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Paper ID: 33718

67th International Astronautical Congress 2016

SPACE PROPULSION SYMPOSIUM (C4)


Propulsion Technology (2) (5)

Author: Mr. santhoshbabu s


Indian Space Research Organization (ISRO), India, santhosh.vssc@gmail.com

Mr. S KARTHEEKEYAN
Vikram Sarabhai Space Centre (VSSC), India, s kartheekeyan@vssc.gov.in
Mr. Soumit Kumar Biswal
Vikram Sarabhai Space Centre (VSSC), India, soumit kumar biswal@vssc.gov.in
Mr. Girish Kumar Vemula
Vikram Sarabhai Space Centre, Thiruvananthapuram-695 022, INDIA, India, v girishkumar@vssc.gov.in
Mr. MP Dhrishit
Vikram Sarabhai Space Centre, Thiruvananthapuram-695 022, INDIA, India, mp dhrishit@vssc.gov.in
Mr. V MAHESH
Indian Space Research Organization (ISRO), India, v maheshnair@yahoo.com
Mr. Shyam Sundar Manna
Vikram Sarabhai Space Centre, Thiruvananthapuram-695 022, INDIA, India, shyam sundar@vssc.gov.in
Mr. Eswaran V
Indian Space Research Organization (ISRO), India, v eswaran@vssc.gov.in

TESTING AND QUALIFICATION OF BOOSTER FLEX SEALS FOR S200 SOLID ROCKET
BOOSTER

Abstract
S200 Solid booster developed for LVM3 launch vehicle employs flex nozzle capable of vectoring to
7.8deg.Flex seal located in the submerged region of the nozzle enables vectoring of the nozzle under the
influence of actuation load applied on the nozzle divergent. During the motor operation, S200 Flex seal
is subjected to an ejection load of 7360kN due to the net nozzle wall pressure corresponding to the motor
MEOP of 5.88MPa. Vectoring of the nozzle is necessitated during motor operation at varying chamber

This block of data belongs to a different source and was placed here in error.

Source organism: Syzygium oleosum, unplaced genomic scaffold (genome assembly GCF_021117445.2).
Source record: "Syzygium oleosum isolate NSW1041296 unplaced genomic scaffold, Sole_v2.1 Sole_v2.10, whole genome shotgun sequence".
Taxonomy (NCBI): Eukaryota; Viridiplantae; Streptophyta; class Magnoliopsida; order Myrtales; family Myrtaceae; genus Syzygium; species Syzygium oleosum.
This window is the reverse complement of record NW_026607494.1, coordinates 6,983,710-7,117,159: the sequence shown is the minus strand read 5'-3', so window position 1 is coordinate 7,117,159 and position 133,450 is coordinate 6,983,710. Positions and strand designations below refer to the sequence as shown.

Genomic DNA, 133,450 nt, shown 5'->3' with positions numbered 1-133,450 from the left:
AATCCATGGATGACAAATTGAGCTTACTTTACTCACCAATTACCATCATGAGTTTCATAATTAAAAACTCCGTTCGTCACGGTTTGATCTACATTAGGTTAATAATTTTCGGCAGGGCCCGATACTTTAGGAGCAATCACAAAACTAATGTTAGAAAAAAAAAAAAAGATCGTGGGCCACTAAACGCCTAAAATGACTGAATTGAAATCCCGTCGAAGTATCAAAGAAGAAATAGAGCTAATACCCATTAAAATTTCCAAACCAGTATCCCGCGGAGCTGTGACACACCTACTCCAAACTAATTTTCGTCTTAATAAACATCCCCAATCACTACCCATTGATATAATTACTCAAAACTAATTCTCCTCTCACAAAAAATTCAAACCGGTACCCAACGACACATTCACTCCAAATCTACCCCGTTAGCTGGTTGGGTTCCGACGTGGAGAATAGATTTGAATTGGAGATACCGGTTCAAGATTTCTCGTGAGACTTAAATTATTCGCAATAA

pressure up to MEOP based on the control demand. Hence the flex seal had to be qualified by suitably
simulating the expected flight loads with margin. Though ISRO has enough experience in the development
of flex nozzle systems for smaller solid rocket motors viz, φ1m & φ2m, considering the quantum jump
in the size and resulting high flex seal spring stiffness and total flex nozzle torque, series of systematic
testing scheme to be conceived and realized to characterize the flex seal. Spring stiffness of the flex seal
with and without thermal boot at ambient pressure was evaluated to confirm the adequacy of actuation
system load capability for the development activities. Test facilities catering to the ambient vectoring
tests and vectoring under pressure were conceived with a provision to simulate the pressure/ejection
loads and orientation of the actuators along with kinematic linkages.Flex seal level development and
qualification tests were carried out using the facilities developed and all parameters including the flex
seal axial and vectoring stiffness, hysteresis at different pressure and stroke linearity evaluated using the
dedicated battleship version actuation system. Prior to use in static firing of the motor, flex seal system
along with flight version actuation system was tested in integrated level simulating the MI of the movable
nozzle to demonstrate the combined performance of flex nozzle and actuation system. Sensitivity of
MI on the control system performance demonstrated. Ageing characterization revealed maximum of 8%
increase in stiffness for 5 year old flex seals against 32% increase expected based on specimen test results.

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Beyond 5 years stiffness remained unaltered. Normal performance of the flex seal system was witnessed in
three static tests. Static tested flex seals were refurbished and subjected to regular acceptance level loads
successfully demonstrating the reuse capability. Flight qualification of the flex seal system was proven in
successful maiden LVM3-X flight, in which performance of the flex nozzle system was satisfactory.